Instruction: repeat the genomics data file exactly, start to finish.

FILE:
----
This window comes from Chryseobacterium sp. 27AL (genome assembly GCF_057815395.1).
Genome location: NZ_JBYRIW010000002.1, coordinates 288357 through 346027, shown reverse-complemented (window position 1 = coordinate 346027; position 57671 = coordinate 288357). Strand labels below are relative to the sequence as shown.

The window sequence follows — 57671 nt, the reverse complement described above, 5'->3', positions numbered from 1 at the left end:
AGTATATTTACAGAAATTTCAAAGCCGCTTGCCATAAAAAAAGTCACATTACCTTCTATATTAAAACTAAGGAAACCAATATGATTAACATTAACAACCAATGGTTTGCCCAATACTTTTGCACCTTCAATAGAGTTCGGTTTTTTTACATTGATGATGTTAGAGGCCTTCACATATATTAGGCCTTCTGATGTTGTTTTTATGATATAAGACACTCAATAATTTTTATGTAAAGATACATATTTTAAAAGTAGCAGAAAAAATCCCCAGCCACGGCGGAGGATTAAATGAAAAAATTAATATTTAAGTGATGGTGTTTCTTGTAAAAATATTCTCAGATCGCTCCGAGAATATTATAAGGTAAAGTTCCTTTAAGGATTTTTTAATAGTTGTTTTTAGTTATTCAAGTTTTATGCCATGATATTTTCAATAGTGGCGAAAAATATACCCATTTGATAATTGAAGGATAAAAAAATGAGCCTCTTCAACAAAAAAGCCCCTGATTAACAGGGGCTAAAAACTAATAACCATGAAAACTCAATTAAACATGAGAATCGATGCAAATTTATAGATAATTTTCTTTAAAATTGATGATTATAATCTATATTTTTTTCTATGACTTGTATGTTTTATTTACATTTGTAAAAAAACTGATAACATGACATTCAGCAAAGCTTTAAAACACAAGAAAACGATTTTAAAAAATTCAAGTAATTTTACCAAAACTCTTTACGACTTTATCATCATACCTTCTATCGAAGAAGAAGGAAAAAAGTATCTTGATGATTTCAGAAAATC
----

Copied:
This window comes from Chryseobacterium sp. 27AL (genome assembly GCF_057815395.1).
Genome location: NZ_JBYRIW010000002.1, coordinates 288357 through 346027, shown reverse-complemented (window position 1 = coordinate 346027; position 57671 = coordinate 288357). Strand labels below are relative to the sequence as shown.

The window sequence follows — 57671 nt, the reverse complement described above, 5'->3', positions numbered from 1 at the left end:
AGTATATTTACAGAAATTTCAAAGCCGCTTGCCATAAAAAAAGTCACATTACCTTCTATATTAAAACTAAGGAAACCAATATGATTAACATTAACAACCAATGGTTTGCCCAATACTTTTGCACCTTCAATAGAGTTCGGTTTTTTTACATTGATGATGTTAGAGGCCTTCACATATATTAGGCCTTCTGATGTTGTTTTTATGATATAAGACACTCAATAATTTTTATGTAAAGATACATATTTTAAAAGTAGCAGAAAAAATCCCCAGCCACGGCGGAGGATTAAATGAAAAAATTAATATTTAAGTGATGGTGTTTCTTGTAAAAATATTCTCAGATCGCTCCGAGAATATTATAAGGTAAAGTTCCTTTAAGGATTTTTTAATAGTTGTTTTTAGTTATTCAAGTTTTATGCCATGATATTTTCAATAGTGGCGAAAAATATACCCATTTGATAATTGAAGGATAAAAAAATGAGCCTCTTCAACAAAAAAGCCCCTGATTAACAGGGGCTAAAAACTAATAACCATGAAAACTCAATTAAACATGAGAATCGATGCAAATTTATAGATAATTTTCTTTAAAATTGATGATTATAATCTATATTTTTTTCTATGACTTGTATGTTTTATTTACATTTGTAAAAAAACTGATAACATGACATTCAGCAAAGCTTTAAAACACAAGAAAACGATTTTAAAAAATTCAAGTAATTTTACCAAAACTCTTTACGACTTTATCATCATACCTTCTATCGAAGAAGAAGGAAAAAAGTATCTTGATGATTTCAGAAAATC